As a biologist — not as a naturalist — I am clearly a late bloomer. After abandoning a career in law, I came to work in Theunis Piersma’s lab at the NIOZ Royal Netherlands Institute for Sea Research in 2001 — as a student. In 2003 I embarked on a PhD-research, with Theunis as a promotor.
For my thesis I examined the impact of avian top-predators on populations and individuals of wintering shorebirds. During many visits to the beautiful Banc d’Arguin since 2002 we gathered most of the field data about lethal and non-lethal effects of falcons on shorebirds. In Red Knot we detected changing responses to dangers during ontogeny, which seemed related to trade-offs between competition and predation.
Indoor experiments at NIOZ revealed how Red Knots and Ruddy Turnstones differ in how they adjust their body structure (pectoral muscle and body mass) to changing levels of predation danger. These results suggest that flight efficiency to escape means different things to different species according to their mode of escape. I defended my thesis Struggle for Safety: Adaptive responses of wintering waders to their avian predators in 2010.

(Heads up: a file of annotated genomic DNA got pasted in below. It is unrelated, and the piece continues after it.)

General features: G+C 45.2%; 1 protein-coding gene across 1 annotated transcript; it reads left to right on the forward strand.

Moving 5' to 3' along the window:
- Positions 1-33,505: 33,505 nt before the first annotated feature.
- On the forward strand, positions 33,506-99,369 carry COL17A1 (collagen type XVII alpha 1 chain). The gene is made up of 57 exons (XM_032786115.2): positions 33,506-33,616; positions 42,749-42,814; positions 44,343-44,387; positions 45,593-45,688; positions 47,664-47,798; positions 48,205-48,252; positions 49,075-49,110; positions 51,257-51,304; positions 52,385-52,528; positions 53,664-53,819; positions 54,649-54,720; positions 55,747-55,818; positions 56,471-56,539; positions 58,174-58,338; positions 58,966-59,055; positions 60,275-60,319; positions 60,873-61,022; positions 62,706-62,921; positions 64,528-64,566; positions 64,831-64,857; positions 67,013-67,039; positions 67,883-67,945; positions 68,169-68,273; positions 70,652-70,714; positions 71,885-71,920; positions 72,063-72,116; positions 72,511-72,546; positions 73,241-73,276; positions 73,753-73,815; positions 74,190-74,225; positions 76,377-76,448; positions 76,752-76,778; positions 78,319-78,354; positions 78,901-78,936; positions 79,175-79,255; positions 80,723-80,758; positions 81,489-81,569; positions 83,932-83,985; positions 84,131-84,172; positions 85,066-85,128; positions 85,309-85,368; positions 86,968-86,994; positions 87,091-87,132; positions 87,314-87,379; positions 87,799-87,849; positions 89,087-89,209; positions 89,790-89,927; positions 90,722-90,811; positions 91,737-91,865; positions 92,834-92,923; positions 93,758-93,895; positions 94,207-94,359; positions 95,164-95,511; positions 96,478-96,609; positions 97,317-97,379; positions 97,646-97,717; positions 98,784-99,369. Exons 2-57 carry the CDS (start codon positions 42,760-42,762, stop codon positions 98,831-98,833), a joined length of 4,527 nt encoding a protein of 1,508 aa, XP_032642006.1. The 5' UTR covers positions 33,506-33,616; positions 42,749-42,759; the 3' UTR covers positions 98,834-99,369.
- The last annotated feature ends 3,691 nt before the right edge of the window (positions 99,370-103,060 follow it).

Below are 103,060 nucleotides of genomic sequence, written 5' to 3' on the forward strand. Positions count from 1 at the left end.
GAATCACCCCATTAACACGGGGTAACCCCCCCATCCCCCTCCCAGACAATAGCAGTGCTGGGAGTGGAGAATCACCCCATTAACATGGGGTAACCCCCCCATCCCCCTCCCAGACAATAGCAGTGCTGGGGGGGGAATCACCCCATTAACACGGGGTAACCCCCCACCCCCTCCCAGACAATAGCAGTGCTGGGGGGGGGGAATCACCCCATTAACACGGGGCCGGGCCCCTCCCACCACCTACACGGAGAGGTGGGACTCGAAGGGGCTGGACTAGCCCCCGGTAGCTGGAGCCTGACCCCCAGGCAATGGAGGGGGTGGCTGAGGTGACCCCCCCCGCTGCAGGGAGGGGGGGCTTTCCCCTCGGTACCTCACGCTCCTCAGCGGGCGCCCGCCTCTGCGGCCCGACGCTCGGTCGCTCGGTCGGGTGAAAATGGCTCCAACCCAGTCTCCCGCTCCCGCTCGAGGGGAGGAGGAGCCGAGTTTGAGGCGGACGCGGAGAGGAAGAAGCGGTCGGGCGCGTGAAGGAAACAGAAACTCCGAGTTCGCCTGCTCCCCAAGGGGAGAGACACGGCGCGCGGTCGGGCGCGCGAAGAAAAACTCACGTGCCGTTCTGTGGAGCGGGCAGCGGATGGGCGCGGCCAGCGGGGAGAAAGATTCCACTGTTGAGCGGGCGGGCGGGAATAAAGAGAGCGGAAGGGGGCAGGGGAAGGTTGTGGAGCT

After my PhD work I was part of the METAWAD research team for five years, studying habitat use of shorebirds and peregrines in a seasonal perspective.
Though still occasionally involved in scientific work, my angle is shifting towards science writing. Predator-prey relationships remain my favorite subject.